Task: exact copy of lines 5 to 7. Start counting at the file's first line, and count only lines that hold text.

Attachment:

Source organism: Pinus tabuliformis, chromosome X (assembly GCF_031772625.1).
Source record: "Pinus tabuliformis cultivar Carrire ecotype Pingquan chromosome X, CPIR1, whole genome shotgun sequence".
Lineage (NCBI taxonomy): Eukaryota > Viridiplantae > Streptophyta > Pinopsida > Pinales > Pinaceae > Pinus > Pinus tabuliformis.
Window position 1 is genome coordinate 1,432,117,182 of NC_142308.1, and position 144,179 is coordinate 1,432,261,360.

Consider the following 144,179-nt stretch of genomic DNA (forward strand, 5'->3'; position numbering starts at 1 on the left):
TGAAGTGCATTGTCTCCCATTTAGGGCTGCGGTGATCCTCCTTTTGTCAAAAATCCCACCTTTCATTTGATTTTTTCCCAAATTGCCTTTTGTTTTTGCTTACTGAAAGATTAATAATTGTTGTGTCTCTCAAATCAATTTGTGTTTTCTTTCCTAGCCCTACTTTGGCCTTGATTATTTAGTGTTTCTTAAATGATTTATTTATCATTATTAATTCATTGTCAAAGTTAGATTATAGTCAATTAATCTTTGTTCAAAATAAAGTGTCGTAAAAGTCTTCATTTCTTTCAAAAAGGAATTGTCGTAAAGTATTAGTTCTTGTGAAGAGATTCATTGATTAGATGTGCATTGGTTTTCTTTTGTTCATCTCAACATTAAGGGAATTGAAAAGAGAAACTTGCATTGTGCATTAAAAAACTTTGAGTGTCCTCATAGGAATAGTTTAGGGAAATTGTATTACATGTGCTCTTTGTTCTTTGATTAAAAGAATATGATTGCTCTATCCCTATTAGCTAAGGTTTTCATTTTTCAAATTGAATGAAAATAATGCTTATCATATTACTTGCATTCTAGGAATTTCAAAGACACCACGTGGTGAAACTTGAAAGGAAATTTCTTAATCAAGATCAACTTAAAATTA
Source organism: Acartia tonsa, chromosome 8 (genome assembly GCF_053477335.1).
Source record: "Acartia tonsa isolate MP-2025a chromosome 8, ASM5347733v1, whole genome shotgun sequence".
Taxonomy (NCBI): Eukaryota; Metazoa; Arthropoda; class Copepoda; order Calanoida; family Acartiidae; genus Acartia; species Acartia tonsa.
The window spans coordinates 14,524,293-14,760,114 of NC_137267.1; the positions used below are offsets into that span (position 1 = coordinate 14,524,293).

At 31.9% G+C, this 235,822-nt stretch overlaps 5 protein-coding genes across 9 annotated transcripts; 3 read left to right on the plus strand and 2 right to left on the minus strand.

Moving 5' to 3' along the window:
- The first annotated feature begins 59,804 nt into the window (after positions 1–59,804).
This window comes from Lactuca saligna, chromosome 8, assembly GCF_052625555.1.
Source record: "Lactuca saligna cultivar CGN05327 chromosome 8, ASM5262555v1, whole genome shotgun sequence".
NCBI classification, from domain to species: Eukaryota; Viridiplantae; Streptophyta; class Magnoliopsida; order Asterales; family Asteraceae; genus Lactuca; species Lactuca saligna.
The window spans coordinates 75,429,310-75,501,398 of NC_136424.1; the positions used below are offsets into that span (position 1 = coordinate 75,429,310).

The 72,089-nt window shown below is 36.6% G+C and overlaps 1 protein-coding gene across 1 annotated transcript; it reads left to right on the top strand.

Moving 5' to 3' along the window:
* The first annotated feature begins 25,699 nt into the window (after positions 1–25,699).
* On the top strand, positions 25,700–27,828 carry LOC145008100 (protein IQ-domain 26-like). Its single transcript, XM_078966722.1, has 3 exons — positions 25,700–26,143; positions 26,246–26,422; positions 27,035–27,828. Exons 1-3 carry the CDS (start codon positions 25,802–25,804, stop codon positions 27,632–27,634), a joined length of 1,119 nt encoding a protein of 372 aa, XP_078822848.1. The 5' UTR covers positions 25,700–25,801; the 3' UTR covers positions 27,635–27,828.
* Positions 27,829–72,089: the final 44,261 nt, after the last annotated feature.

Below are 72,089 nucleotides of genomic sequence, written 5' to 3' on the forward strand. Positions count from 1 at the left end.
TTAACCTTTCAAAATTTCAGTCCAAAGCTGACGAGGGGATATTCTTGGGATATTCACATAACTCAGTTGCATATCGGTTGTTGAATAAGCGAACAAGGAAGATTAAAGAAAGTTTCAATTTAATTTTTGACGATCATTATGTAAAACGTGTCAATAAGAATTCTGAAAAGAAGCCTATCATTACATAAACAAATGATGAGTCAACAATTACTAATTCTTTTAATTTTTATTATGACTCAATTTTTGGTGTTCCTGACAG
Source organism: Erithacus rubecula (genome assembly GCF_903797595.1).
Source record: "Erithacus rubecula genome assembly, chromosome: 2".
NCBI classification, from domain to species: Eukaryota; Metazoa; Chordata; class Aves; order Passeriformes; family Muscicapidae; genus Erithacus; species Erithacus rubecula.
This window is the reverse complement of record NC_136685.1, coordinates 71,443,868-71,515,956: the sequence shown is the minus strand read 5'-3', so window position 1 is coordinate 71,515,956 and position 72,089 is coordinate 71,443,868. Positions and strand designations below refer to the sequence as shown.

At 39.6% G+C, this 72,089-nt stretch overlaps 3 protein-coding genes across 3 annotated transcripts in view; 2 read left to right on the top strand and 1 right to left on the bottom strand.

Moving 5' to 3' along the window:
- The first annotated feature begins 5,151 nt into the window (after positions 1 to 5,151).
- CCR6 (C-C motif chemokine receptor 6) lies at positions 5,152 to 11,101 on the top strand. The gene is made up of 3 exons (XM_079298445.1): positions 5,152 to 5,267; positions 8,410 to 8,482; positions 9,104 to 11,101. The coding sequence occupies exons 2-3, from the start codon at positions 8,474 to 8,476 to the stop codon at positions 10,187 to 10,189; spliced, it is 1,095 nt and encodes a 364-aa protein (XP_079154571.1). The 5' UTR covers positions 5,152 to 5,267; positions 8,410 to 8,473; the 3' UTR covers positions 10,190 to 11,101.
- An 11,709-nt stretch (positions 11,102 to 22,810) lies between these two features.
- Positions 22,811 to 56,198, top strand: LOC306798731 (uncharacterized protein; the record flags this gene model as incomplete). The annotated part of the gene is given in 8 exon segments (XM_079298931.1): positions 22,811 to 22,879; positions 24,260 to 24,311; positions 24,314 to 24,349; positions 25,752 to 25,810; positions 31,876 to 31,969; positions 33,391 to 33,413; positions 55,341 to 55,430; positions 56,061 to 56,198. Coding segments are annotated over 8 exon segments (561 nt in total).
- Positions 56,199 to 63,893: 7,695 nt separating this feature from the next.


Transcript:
Consider the following 144,179-nt stretch of genomic DNA (forward strand, 5'->3'; position numbering starts at 1 on the left):
TGAAGTGCATTGTCTCCCATTTAGGGCTGCGGTGATCCTCCTTTTGTCAAAAATCCCACCTTTCATTTGATTTTTTCCCAAATTGCCTTTTGTTTTTGCTTACTGAAAGATTAATAATTGTTGTGTCTCTCAAATCAATTTGTGTTTTCTTTCCTAGCCCTACTTTGGCCTTGATTATTTAGTGTTTCTTAAATGATTTATTTATCATTATTAATTCATTGTCAAAGTTAGATTATAGTCAATTAATCTTTGTTCAAAATAAAGTGTCGTAAAAGTCTTCATTTCTTTCAAAAAGGAATTGTCGTAAAGTATTAGTTCTTGTGAAGAGATTCATTGATTAGATGTGCATTGGTTTTCTTTTGTTCATCTCAACATTAAGGGAATTGAAAAGAGAAACTTGCATTGTGCATTAAAAAACTTTGAGTGTCCTCATAGGAATAGTTTAGGGAAATTGTATTACATGTGCTCTTTGTTCTTTGATTAAAAGAATATGATTGCTCTATCCCTATTAGCTAAGGTTTTCATTTTTCAAATTGAATGAAAATAATGCTTATCATATTACTTGCATTCTAGGAATTTCAAAGACACCACGTGGTGAAACTTGAAAGGAAATTTCTTAATCAAGATCAACTTAAAATTA
Source organism: Acartia tonsa, chromosome 8 (genome assembly GCF_053477335.1).